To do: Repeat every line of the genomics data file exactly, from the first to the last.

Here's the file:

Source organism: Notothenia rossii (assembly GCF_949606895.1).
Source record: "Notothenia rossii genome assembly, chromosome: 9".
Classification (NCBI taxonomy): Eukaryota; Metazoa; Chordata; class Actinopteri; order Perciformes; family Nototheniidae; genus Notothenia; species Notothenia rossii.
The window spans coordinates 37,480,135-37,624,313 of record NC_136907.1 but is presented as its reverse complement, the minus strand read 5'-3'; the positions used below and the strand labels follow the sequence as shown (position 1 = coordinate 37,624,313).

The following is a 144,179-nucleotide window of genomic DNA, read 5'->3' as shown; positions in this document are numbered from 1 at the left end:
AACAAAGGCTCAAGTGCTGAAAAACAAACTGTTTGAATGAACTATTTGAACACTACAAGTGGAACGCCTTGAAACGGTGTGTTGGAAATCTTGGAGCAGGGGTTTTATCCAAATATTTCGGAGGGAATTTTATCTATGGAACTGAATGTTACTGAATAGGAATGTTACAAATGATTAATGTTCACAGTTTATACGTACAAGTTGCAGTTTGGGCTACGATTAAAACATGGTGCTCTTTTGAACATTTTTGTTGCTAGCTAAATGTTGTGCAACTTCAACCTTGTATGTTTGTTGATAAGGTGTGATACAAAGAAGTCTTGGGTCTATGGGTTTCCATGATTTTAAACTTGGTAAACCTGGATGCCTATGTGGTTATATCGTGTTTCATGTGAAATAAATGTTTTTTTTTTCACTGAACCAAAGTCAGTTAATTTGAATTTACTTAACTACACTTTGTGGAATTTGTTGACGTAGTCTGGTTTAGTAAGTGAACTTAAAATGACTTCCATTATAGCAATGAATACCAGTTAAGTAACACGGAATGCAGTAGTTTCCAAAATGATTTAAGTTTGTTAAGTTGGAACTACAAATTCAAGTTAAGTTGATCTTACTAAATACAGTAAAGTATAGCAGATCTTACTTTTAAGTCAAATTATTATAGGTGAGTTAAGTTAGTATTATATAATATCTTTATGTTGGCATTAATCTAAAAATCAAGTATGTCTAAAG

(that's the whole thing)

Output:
Source organism: Notothenia rossii (assembly GCF_949606895.1).
Source record: "Notothenia rossii genome assembly, chromosome: 9".
Classification (NCBI taxonomy): Eukaryota; Metazoa; Chordata; class Actinopteri; order Perciformes; family Nototheniidae; genus Notothenia; species Notothenia rossii.
The window spans coordinates 37,480,135-37,624,313 of record NC_136907.1 but is presented as its reverse complement, the minus strand read 5'-3'; the positions used below and the strand labels follow the sequence as shown (position 1 = coordinate 37,624,313).

The following is a 144,179-nucleotide window of genomic DNA, read 5'->3' as shown; positions in this document are numbered from 1 at the left end:
AACAAAGGCTCAAGTGCTGAAAAACAAACTGTTTGAATGAACTATTTGAACACTACAAGTGGAACGCCTTGAAACGGTGTGTTGGAAATCTTGGAGCAGGGGTTTTATCCAAATATTTCGGAGGGAATTTTATCTATGGAACTGAATGTTACTGAATAGGAATGTTACAAATGATTAATGTTCACAGTTTATACGTACAAGTTGCAGTTTGGGCTACGATTAAAACATGGTGCTCTTTTGAACATTTTTGTTGCTAGCTAAATGTTGTGCAACTTCAACCTTGTATGTTTGTTGATAAGGTGTGATACAAAGAAGTCTTGGGTCTATGGGTTTCCATGATTTTAAACTTGGTAAACCTGGATGCCTATGTGGTTATATCGTGTTTCATGTGAAATAAATGTTTTTTTTTTCACTGAACCAAAGTCAGTTAATTTGAATTTACTTAACTACACTTTGTGGAATTTGTTGACGTAGTCTGGTTTAGTAAGTGAACTTAAAATGACTTCCATTATAGCAATGAATACCAGTTAAGTAACACGGAATGCAGTAGTTTCCAAAATGATTTAAGTTTGTTAAGTTGGAACTACAAATTCAAGTTAAGTTGATCTTACTAAATACAGTAAAGTATAGCAGATCTTACTTTTAAGTCAAATTATTATAGGTGAGTTAAGTTAGTATTATATAATATCTTTATGTTGGCATTAATCTAAAAATCAAGTATGTCTAAAG